· Lesser than your required protein intake – So, you need protein shakes. How much? Well, it's all a matter of math from here. Let's say you still need 20 grams of protein; that can easily be solved with a serving of typical protein powder. Need 40 grams? Two scoops, then. Or 2 separate shakes. Whichever you prefer, keep a lookout for total leucine content.
Ultimately, protein shakes are what they are: diet supplementation. There's no reason to chug them if you're already hitting your daily required protein needs from regular foods in your diet. And also, it goes without saying that there's no use optimizing your protein intake if you're not putting in effort in the gym.
Your muscles will not grow bigger and stronger if you subject them to stress and micro-tears through consistent resistance training. Keep yourself accountable to your workout routine by downloading GymStreak today. The smart, AI-powered app sends you reminders of upcoming workout sessions, so you don't forget! You can also log all your workouts within the app – perfect for tracking your progress. You have no more excuses!Get GymStreak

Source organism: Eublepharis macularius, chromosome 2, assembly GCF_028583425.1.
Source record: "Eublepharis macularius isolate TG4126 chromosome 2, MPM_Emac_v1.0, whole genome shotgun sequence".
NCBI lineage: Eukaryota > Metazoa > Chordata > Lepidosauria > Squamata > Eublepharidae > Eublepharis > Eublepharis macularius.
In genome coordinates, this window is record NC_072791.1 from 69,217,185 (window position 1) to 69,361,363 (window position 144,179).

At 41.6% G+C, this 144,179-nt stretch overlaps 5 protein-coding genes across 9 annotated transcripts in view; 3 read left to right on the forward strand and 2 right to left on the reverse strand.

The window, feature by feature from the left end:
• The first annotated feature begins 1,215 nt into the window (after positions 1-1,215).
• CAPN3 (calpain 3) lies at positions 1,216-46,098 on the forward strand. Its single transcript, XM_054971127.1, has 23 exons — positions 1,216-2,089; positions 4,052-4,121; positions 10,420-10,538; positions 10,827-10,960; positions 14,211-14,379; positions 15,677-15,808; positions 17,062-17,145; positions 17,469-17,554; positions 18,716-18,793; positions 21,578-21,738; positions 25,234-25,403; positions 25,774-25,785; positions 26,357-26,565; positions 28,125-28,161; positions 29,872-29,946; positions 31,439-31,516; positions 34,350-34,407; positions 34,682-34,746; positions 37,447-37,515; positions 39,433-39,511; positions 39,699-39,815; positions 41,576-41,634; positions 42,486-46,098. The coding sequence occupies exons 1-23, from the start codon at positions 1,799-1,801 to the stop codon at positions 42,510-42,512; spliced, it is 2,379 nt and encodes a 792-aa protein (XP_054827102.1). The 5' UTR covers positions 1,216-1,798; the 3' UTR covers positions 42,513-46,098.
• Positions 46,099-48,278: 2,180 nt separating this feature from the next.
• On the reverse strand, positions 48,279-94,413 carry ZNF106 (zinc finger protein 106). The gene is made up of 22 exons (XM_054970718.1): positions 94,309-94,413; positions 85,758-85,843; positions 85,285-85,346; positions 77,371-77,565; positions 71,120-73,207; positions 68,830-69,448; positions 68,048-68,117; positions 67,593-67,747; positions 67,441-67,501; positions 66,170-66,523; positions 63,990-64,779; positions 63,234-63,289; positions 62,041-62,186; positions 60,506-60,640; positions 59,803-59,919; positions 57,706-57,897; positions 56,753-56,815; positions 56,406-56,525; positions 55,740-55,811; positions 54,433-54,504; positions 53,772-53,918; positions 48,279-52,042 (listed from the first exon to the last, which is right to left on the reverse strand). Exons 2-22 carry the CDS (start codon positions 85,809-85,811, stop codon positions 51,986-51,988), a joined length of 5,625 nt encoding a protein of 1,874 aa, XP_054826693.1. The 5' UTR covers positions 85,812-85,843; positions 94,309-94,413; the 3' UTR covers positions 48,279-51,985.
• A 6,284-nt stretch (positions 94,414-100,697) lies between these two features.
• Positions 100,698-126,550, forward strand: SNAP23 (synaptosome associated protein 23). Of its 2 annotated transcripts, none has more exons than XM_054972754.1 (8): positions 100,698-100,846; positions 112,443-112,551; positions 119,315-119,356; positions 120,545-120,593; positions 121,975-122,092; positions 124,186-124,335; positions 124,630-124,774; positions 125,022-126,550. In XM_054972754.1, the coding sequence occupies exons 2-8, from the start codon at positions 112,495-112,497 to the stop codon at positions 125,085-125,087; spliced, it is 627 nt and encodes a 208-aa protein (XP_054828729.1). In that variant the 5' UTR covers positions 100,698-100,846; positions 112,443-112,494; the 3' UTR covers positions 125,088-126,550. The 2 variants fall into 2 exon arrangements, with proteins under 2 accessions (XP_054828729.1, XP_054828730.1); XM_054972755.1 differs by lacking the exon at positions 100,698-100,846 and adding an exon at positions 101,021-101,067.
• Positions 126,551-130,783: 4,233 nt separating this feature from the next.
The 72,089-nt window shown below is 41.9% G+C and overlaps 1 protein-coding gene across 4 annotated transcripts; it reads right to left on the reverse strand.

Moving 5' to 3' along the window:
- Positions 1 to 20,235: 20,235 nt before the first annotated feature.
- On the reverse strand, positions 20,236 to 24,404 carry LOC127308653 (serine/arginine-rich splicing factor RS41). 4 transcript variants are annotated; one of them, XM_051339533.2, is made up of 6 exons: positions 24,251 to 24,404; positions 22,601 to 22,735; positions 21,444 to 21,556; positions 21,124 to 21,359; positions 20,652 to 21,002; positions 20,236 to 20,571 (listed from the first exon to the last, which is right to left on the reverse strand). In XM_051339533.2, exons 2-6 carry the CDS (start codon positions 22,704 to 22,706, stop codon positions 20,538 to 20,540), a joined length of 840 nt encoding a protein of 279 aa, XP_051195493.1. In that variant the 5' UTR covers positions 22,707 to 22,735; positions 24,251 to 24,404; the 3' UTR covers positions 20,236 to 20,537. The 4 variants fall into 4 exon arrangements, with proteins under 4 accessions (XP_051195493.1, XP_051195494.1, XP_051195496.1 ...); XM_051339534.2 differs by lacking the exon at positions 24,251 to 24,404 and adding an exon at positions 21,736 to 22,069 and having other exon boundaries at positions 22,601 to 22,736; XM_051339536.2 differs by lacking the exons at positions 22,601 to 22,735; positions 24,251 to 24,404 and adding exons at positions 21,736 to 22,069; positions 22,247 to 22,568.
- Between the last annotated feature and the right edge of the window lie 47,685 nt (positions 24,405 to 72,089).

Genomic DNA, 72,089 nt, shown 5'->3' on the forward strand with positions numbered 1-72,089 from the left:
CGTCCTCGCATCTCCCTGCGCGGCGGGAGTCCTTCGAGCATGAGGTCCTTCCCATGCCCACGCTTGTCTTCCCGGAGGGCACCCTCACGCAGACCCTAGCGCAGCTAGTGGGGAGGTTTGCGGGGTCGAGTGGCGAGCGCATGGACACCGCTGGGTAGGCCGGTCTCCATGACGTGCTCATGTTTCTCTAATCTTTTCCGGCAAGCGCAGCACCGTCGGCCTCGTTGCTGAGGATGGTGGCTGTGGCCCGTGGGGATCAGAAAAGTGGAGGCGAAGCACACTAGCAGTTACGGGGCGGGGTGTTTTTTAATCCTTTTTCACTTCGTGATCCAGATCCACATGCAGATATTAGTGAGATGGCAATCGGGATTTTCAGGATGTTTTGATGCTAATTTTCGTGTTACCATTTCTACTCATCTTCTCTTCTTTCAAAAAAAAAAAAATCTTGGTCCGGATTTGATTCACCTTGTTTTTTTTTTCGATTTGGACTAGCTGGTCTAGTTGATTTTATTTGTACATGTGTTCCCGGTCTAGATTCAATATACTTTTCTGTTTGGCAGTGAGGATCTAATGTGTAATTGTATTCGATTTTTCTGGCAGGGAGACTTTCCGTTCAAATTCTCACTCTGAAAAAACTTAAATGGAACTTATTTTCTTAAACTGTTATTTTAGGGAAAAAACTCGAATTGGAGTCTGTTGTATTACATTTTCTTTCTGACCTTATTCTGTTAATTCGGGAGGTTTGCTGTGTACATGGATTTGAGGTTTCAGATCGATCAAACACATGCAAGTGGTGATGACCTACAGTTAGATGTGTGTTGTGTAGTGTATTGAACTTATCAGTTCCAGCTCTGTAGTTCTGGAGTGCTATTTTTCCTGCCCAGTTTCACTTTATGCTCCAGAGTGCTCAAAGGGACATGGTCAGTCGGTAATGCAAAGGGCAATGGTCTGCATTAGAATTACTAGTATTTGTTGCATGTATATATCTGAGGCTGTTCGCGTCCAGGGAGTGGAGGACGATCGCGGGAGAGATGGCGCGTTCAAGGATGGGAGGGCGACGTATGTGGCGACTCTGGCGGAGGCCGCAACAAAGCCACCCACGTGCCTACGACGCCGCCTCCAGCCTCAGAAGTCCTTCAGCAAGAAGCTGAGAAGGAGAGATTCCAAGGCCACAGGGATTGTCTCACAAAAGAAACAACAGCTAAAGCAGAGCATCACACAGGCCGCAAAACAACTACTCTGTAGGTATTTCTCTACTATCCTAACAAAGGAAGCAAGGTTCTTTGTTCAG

Atherton, P. J., & Smith, K. (2012). Muscle protein synthesis in response to nutrition and exercise. The Journal of Physiology, 590(Pt 5), 1049–1057. https://doi.org/10.1113/jphysiol.2011.225003
Reidy, P. T., & Rasmussen, B. B. (2016). Role of Ingested Amino Acids and Protein in the Promotion of Resistance Exercise-Induced Muscle Protein Anabolism. The Journal of Nutrition, 146(2), 155–183. https://doi.org/10.3945/jn.114.203208